11 27 2015
  6:16 pm  
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One of the most successful moments in the storied Civil Rights movement was the Montgomery Bus Boycott, emerging in the aftermath of Rosa Parks’ refusal to give her seat on the bus to a White man.

 The protest saw throngs of African Americans sacrificing together in the name of justice. Some organized carpools, some simply walked, and some Black taxi drivers even offered reduced cab fare in support of the protest that demanded de-segregation of the city’s public buses.

Despite persistent attempts by the city of Montgomery, its residents and even the federal government after more than a year to stop the protest, they would prevail. On Dec. 20, 1956 protesters would claim victory with the city finally passing an ordinance to end segregation on its transit lines.

Similar boycotts would soon follow, effectively ending all lawful transit segregation in the South.

More than five decades later, Nation of Islam leader Min. Louis Farrakhan is calling for African Americans to take another major economic stand for justice. He’s calling on African Americans to boycott spending on Black Friday and the entire Christmas.

That was one of six marching orders Farrakhan put forth to Black Americans during the gathering in the nation’s capital on Oct. 10 to commemorate the 20th anniversary of the historic Million Man March this year, titled “Justice or Else!”

“Up with Jesus, down with Santa!” the 82-year-old leader said to the hundreds of thousands gathered at the National Mall last month.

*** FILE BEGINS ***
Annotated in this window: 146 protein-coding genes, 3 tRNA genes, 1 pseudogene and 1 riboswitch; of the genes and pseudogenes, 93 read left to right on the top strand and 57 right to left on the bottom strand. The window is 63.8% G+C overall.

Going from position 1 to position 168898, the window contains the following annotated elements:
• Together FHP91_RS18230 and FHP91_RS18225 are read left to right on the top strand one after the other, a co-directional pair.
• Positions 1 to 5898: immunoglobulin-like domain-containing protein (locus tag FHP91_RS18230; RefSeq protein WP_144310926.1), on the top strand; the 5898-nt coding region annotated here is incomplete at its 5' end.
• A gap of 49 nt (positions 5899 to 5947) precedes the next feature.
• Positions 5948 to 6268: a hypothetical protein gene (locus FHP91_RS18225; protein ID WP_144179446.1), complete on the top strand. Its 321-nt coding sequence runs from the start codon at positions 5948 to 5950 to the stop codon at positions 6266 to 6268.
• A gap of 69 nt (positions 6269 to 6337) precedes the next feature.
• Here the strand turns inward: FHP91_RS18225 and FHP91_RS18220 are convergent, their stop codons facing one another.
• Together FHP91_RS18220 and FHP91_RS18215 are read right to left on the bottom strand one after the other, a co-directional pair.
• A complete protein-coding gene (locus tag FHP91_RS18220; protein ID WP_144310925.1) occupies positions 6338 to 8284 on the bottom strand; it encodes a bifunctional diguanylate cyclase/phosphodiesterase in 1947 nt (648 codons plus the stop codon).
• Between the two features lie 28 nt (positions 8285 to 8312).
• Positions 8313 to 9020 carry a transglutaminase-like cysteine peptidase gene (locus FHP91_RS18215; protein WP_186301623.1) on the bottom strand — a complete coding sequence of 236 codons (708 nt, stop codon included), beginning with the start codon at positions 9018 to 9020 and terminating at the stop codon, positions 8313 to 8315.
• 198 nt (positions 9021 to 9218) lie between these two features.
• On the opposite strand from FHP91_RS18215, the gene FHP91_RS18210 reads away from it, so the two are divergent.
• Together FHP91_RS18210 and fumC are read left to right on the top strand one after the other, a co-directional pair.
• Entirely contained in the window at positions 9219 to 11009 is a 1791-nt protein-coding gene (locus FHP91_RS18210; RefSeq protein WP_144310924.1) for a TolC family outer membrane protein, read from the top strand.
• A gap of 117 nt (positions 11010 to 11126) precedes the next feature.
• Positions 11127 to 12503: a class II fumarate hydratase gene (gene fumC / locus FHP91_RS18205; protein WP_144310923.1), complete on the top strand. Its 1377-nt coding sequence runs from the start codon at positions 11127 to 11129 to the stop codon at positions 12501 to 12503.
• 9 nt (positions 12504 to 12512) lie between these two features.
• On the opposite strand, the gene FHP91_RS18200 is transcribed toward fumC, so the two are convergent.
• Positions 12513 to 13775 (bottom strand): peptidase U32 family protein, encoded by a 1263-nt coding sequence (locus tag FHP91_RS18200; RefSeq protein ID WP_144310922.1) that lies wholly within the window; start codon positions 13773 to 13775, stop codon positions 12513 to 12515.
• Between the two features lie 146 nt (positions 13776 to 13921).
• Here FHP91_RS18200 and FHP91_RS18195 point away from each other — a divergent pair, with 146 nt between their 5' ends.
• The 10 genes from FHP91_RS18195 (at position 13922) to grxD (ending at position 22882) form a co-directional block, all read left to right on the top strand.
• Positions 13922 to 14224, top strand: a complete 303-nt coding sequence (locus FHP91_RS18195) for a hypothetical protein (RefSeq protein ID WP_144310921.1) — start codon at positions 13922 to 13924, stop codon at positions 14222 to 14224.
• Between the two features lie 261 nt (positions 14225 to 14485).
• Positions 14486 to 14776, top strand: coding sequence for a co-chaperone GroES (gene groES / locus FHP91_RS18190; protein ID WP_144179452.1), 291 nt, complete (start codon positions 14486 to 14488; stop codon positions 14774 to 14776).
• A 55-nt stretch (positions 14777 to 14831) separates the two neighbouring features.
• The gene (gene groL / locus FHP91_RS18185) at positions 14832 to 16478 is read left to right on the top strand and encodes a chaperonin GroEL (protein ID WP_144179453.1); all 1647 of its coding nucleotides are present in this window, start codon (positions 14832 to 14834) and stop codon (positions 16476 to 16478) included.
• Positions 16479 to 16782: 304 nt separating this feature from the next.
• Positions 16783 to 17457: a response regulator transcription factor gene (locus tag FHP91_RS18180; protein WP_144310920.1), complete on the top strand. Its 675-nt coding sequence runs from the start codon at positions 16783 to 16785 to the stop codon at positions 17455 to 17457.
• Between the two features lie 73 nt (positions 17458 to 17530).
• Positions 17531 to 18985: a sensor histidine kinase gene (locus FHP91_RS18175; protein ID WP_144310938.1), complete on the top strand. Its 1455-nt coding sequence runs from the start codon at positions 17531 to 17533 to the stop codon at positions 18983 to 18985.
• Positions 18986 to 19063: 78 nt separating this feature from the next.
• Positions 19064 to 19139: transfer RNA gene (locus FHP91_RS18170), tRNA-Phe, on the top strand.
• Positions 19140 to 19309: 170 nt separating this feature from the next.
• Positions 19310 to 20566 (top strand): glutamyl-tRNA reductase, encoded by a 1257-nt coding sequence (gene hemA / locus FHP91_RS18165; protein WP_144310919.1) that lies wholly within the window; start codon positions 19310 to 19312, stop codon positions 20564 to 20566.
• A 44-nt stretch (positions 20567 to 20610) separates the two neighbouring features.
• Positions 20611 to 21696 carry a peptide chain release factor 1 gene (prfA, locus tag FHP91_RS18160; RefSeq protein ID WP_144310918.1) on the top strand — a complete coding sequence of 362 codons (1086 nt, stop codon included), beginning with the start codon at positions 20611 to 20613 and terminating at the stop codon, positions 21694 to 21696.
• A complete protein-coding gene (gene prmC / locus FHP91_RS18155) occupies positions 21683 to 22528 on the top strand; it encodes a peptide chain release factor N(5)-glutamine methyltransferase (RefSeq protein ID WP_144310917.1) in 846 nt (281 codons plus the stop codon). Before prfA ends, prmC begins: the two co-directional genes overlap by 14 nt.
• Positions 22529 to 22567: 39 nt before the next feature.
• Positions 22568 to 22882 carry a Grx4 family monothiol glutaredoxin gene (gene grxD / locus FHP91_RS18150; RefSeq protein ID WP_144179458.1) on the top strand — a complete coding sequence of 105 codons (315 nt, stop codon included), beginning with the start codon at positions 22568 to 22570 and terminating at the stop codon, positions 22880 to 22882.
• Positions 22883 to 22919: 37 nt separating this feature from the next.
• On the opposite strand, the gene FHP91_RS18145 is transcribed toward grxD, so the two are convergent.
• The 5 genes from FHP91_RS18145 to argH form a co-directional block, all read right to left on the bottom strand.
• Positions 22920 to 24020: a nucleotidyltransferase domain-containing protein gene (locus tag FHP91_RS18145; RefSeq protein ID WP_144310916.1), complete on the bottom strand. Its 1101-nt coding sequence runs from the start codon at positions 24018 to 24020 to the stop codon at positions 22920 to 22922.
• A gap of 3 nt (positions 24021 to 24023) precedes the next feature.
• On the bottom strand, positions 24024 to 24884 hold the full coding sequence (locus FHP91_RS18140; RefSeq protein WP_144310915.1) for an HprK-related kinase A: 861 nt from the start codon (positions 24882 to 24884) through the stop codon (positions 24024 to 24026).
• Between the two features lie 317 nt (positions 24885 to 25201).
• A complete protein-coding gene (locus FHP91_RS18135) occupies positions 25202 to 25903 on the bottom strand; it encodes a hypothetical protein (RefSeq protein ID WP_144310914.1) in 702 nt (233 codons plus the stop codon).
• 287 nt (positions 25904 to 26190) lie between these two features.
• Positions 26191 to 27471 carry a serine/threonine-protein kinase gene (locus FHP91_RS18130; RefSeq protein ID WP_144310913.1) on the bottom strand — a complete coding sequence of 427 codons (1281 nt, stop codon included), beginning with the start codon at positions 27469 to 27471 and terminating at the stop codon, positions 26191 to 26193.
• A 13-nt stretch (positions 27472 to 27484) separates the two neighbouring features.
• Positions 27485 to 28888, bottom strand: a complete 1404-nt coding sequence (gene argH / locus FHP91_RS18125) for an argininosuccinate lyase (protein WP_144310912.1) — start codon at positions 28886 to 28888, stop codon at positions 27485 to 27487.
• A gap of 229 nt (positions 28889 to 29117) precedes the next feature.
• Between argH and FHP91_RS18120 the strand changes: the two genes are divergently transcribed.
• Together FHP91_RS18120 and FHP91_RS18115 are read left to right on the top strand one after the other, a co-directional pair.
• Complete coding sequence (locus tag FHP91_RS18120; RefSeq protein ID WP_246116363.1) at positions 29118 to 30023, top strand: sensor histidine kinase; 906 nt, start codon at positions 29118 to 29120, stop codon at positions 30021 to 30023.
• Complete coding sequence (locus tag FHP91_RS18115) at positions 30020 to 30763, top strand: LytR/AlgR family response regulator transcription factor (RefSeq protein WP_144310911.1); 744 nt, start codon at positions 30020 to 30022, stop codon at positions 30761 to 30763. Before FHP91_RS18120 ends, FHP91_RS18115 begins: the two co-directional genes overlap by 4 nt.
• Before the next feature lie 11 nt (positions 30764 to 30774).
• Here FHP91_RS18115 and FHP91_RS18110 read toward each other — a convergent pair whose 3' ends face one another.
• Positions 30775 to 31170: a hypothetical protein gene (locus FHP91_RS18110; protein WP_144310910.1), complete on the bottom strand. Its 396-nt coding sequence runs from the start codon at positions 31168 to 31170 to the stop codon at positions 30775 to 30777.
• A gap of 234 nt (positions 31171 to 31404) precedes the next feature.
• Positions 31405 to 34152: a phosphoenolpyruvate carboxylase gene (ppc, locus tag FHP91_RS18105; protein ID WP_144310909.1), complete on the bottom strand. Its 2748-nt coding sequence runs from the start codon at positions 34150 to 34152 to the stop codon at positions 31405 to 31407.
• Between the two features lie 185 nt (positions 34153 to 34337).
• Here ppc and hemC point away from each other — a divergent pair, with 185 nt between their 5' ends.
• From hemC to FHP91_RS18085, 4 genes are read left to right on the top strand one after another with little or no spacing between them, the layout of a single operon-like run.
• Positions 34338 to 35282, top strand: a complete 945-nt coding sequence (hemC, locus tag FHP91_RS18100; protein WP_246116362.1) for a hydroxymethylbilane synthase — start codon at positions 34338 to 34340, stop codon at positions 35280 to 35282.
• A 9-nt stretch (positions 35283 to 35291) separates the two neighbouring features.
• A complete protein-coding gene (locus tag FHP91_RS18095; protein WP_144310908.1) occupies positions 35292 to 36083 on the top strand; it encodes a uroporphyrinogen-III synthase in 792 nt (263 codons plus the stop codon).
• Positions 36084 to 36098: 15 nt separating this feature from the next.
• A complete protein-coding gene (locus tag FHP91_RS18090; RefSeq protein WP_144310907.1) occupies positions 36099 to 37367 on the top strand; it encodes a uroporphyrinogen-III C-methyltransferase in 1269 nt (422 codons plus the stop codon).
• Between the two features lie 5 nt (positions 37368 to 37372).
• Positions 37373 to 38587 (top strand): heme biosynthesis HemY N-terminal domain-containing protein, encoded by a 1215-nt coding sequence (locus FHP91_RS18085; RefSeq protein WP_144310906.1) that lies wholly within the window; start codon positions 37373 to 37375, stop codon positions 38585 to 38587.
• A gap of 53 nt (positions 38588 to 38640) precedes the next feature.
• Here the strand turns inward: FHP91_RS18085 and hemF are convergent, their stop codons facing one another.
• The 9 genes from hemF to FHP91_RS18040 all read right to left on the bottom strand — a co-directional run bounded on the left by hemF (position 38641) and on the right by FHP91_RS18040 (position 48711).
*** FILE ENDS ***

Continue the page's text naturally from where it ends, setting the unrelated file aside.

Citing a study titled “The Buying Power of Black America,” by Target Market News, the Minister shared that Blacks have a collective buying power of over one trillion dollars annually, but spend close to $30 billion of that money on clothes, and more than $6 billion on tobacco and alcohol.

Farrakhan says the buying power of Black America must be harnessed more productively in order to combat the many disparities in their communities, and that a collective reframe from excessive spending this Christmas season is a beginning of that.

The Skanner spoke with some Portlanders who made the over 2,800  mile trek to D.C. last month to see if and how they will be implementing Farrakhan’s call for a Christmas boycott this year.

Native Portlander John Slaughter tells The Skanner he is on board with the Minister’s call-to-action.

“We need to show that our dollar means something. For me that’s part of the effort to make sure that we are trying to make a change,” Slaughter said.

Adding that withdrawing spending isn’t enough, Slaughter said African Americans, especially in Portland, must do a better job at communicating to each other about Black-owned businesses where they can spend their money.

“You don’t have to buy your kid 20 Christmas gifts. Buy them two. Don’t tell them it came from the anti-Christ, or a White guy who doesn’t work, tell him it came from Mommy and Daddy. Tell them they’re not getting as many gifts this year because you are sacrificing for the greater good of our people,” Slaughter said.

Ahjamu Umi, head of the All-African Peoples Revolutionary Party of Oregon, said after attending the first march in 1995, he was again impressed this year at Farrakhan’s work against capitalism and continues the organization of Black people in Portland.

“I respect him because I respect organization. Farrakhan and the Nation of Islam have twice organized over a million Africans to come together. Positive spirit and energy. No violence, and a desire for action.  That's what 60 years of organization gets you,” Umi said.

Anti-violence group Don’t Shoot Portland has organized a march to raise awareness for people to hold onto their pocketbooks this holiday season. The march titled ‘#BlackLivesMatter, not Black Friday,’ is scheduled for Fri., Nov. 27, and begins 1 p.m at Holladay Park.

The average American spent $704 on Christmas gifts last year, totaling more than $465 billion in spending.

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